Gamebryo vendor Emergent is bolstering its tech engineering workforce by striking a major, long-term deal with independent studio Krome.
The two groups, based thousands of miles apart between their US and Australian headquarters, will merge their middleware technologies and core engineering teams as part of a new joint venture. No equity will change hands.
The partnership will look to tweak and improve Emergent’s products – such as Gamebryo and Gamebryo LightSpeed – though a collaborative R&D effort with Krome.
Emergent will also begin to co-develop its own games, in a new game development enterprise bolstered by Krome’s twelve-year know-how. Several titles are earmarked for release, the first to launch in 2011.
Last year Emergent reduced its engineering team as part of a restructuring operation that renewed focus on sales and support. The move resulted in healthy sales records, though fewer engine updates.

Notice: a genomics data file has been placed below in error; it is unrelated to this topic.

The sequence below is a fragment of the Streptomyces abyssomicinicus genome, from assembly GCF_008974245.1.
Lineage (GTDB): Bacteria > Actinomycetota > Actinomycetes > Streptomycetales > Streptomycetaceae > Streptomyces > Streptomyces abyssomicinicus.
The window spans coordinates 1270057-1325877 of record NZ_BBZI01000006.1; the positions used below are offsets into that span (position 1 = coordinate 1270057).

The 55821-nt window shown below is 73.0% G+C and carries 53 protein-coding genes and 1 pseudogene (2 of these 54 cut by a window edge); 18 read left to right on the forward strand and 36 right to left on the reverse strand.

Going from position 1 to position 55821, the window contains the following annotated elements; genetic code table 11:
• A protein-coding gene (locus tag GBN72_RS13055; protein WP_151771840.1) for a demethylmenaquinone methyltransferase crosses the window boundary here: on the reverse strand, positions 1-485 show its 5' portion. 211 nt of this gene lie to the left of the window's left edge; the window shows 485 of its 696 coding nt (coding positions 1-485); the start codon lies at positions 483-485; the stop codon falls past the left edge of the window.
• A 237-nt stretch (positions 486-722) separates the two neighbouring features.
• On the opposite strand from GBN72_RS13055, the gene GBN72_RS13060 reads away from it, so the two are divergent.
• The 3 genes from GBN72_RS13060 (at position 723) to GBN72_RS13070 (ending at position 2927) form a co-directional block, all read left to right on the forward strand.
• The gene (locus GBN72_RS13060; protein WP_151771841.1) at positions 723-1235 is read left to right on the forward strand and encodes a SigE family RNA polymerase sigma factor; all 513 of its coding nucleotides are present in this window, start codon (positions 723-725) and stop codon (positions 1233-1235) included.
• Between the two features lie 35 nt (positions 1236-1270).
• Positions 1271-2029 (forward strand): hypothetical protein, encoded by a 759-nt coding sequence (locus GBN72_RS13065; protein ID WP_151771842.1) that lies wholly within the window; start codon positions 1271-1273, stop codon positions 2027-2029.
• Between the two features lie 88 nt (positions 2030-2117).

Now with one eye on the inevitable successor to Gamebryo Lightspeed, the firm said sharing tech and teams with Krome provides an ideal opportunity.
Krome – one of the largest independent studios in the world – has recently made difficult decisions in the era of austerity. In the last twelve months it has, on at least three occasions, made redundancies at its studios – though CEO Robert Walsh says some repors of the layoffs have exaggerated numbers.
The combined companies’ work will be owned and exclusively licensed by Emergent, in a move the firms say will “drive a robust roadmap for cross-platform engines, world-class product support and advanced tool features”.